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Parliamentary question - E-010814/2014(ASW)Parliamentary question

Answer given by Mr Andriukaitis on behalf of the Commission

The 2007 Strategy for Europe on Nutrition, Overweight and Obesity-related Health Issues[1] promotes a balanced diet and active lifestyles for all. The strategy encourages action-oriented partnerships involving the 28 EU Member States (High Level Group for Nutrition and Physical Activity[2]) and civil society (EU Platform for Action on Diet, Physical Activity and Health[3]).

The 2014 Council Conclusions on Nutrition and Physical Activity[4] highlight that ‘healthy dietary patterns are characterised by high consumption of fruits and vegetables, consumption of fish and by giving preference to low-fat dairy, whole grains, lean meat and poultry and using vegetable oils as replacement of solid fats where possible, as in the Mediterranean diet or any other diets, following relevant national dietary guidelines/nutrition recommendations’.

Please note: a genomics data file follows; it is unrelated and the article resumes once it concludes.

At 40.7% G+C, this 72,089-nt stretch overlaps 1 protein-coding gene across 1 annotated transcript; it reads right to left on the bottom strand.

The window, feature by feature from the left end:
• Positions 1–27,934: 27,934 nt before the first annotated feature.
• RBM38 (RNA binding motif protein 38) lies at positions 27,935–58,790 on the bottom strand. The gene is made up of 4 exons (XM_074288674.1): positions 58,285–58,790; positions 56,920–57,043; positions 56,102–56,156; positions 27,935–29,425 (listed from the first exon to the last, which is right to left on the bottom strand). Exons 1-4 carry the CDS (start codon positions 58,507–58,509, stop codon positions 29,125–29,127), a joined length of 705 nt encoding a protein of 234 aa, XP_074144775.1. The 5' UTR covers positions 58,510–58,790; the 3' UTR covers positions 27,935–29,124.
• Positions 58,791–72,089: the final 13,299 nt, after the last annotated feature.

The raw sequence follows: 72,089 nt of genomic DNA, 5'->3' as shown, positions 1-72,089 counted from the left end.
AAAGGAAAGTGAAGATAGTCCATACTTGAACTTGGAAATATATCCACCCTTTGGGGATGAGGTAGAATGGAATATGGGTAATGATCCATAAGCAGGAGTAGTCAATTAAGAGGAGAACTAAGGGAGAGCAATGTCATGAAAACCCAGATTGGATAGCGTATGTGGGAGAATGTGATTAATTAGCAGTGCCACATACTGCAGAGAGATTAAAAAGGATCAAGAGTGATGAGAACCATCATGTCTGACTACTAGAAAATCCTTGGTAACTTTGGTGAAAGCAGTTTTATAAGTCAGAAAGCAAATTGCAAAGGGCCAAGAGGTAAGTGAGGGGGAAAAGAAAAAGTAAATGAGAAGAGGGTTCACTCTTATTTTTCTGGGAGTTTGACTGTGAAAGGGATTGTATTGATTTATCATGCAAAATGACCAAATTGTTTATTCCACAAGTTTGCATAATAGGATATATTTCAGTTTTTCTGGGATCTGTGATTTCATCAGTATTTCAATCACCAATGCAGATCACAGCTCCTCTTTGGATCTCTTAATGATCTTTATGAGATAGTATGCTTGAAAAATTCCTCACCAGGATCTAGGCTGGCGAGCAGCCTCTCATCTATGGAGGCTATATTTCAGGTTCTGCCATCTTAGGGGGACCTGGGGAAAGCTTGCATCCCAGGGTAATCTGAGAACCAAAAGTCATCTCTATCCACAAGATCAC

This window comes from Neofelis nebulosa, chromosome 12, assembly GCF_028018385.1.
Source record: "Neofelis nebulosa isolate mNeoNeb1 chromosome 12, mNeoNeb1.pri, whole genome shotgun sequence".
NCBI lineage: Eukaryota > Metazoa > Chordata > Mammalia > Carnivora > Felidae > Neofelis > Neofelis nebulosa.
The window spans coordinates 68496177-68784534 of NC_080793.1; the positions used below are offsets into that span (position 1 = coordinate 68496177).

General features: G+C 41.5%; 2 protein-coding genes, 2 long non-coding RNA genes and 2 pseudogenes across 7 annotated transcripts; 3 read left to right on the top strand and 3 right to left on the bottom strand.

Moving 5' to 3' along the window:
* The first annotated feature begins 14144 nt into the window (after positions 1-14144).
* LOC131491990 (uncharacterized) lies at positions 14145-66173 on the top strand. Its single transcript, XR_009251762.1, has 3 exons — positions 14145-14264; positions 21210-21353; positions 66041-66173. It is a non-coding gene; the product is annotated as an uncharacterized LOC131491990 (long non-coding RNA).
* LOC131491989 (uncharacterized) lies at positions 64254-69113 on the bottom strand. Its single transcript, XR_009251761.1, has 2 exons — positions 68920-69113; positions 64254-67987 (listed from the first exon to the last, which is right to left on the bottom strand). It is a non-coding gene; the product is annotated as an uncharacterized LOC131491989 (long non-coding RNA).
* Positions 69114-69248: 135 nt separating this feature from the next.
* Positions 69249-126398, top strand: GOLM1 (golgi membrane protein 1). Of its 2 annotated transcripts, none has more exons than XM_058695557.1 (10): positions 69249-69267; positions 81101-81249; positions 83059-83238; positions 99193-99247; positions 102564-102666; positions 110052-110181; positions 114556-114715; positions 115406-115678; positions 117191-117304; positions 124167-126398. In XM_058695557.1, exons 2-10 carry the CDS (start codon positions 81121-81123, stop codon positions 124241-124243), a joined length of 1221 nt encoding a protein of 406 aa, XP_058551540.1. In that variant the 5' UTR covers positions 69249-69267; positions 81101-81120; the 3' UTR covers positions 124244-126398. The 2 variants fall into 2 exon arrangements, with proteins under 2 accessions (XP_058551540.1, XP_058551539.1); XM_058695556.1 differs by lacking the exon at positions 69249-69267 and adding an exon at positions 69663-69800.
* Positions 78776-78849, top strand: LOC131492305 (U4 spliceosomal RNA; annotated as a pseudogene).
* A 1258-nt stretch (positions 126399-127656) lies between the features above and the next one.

In this context, the Commission intends to continue supporting EU level and Member States' initiatives promoting balanced diets. As regards establishing dietary recommendations, this is a competence of the Member States.

The Commission has funded several research projects related to the Mediterranean Diet, including Healthy Food for Life[5], Endomed[6], and Metsgenes[7]. In particular, the ERC[8] is supporting the Predimed-Plus[9] research grant started in 2014 which is expected to yield findings by 2020. In addition, Horizon 2020[10] might provide future research funding opportunities addressing healthy dietary patterns under the Societal Challenge 2 on Food security and the Bioeconomy.